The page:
As discussed in our December 2007 newsletter, the United States Court of Appeals for the Second Circuit, in Pachter v. Bernard Hodes Group Inc. (October 12, 2007), requested that the New York Court of Appeals resolve two “undecided questions arising under Article 6, Section 193 of the New York Labor Law.” Section 193 of the New York Labor Law provides that “[n]o employer shall make any deduction from the wages of an employee,”except for authorized deductions for insurance premiums, pension or health and welfare benefits, contributions to charitable organizations, payments for US bonds, union dues and “similar payments for the benefit of the employee.”1 The Second Circuit certified the following questions to the New York Court of Appeals: (i) “Whether an ‘executive’ is considered an ‘employee’ for purposes of New York Labor Law Article 6, Section 193, and thereby subject to the protections of that provision?;” and (ii) “In the absence of a governing written agreement, when are commissions ‘earned’ and therefore considered ‘wages’ under section 191 and 193 [of the New York Labor Law], thereby rendering most subsequent deductions unlawful?’” On June 10, 2008, the New York Court of Appeals responded to the Second Circuit by holding that “an ‘executive’ falls within the ambit of the protections afforded to ‘employees’ under sections 190 and 193 of the [New York] Labor Law, and that the determination of when a commission is earned is governed by the parties’ express or implied agreement.”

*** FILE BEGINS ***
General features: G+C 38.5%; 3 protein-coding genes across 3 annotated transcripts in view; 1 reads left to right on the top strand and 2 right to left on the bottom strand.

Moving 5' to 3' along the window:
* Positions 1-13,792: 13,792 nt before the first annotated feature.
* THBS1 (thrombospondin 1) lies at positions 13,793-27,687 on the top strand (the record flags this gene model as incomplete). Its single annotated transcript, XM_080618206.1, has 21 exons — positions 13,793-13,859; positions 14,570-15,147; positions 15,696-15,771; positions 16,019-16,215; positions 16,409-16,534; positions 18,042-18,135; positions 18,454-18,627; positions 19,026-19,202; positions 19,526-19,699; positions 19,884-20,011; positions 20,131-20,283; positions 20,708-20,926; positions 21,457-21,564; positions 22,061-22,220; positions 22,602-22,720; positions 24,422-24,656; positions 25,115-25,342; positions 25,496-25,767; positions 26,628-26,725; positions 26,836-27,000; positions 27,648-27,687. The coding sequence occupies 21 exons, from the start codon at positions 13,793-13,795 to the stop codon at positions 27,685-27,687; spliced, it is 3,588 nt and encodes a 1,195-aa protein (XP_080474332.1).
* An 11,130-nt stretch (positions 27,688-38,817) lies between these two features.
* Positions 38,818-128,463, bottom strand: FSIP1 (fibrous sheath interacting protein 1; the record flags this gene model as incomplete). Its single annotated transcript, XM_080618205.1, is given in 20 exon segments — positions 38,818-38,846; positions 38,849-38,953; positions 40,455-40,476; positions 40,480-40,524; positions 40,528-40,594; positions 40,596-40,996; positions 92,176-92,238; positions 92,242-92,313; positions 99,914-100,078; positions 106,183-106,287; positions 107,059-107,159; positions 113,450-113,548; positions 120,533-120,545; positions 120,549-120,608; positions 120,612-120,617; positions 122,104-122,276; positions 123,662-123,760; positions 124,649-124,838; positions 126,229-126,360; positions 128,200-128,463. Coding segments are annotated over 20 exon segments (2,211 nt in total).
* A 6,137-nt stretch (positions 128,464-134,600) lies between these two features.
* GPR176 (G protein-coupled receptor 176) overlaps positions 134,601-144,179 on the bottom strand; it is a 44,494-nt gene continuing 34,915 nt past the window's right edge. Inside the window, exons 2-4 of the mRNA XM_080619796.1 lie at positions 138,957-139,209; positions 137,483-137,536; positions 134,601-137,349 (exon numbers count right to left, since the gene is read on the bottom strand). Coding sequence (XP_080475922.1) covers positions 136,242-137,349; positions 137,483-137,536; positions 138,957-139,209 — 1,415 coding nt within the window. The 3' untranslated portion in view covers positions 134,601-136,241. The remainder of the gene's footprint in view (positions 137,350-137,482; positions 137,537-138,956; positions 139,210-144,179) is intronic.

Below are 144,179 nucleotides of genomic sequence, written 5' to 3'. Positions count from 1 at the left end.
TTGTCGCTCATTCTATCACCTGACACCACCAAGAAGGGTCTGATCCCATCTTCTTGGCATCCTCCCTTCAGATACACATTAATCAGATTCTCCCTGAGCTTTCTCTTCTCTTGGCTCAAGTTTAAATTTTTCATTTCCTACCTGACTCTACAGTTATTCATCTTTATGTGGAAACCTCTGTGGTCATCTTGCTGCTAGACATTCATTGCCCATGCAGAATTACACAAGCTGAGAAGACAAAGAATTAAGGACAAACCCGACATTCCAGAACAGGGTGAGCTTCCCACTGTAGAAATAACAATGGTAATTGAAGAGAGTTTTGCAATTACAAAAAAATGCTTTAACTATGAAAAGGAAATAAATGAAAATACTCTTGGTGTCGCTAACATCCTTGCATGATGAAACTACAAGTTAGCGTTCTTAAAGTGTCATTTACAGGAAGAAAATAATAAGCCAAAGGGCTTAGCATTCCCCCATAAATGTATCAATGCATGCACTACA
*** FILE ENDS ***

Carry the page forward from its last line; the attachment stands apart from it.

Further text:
From April 1992 to December 2003, plaintiffappellee Elaine Pachter (“Pachter”) was employed by defendant-appellant Bernard Hodes Group, Inc. (“Hodes”), which is a recruitment, marketing and staffing services company. Pachter worked as an account representative with the title of Vice President, Management Supervisor, and her responsibilities included preparing, placing and servicing advertisements in various forms of media for the clients of Hodes. As part of its business, Hodes advanced payment to the various media companies in which advertisements were placed for its clients and then Hodes obtained reimbursements from its clients for these amounts. Pachter’s compensation, which exceeded US$100,000 in many years, consisted of commissions based on a percentage of the monthly billings to Hodes’s clients, including both the amounts previously advanced by Hodes and a service fee charged by Hodes for Pachter’s services. Hodes subjected Pachter’s monthly commissions to the following deductions for business costs that Hodes attributed to Pachter: (i) finance charges of one percent or 1.5 percent when Pachter failed to obtain payment from the client within 60 and 90 days respectively; (ii) 50 percent of the cost of Pachter’s assistant’s salary and benefits; (iii) 50 percent to 100 percent of losses allocated to Pachter when her clients refused to pay for particular placements of advertising because of errors that occurred in purchasing or placing the advertisements; (iv) 50 percent of losses for bad debts (i.e., where clients were unable to pay their bill); (v) 50 percent of any amounts that Pachter’s clients refused to pay for reasons other than errors; and (vi) Pachter’s travel and entertainment expenses, marketing expenses and other workrelated expenses advanced by Hodes.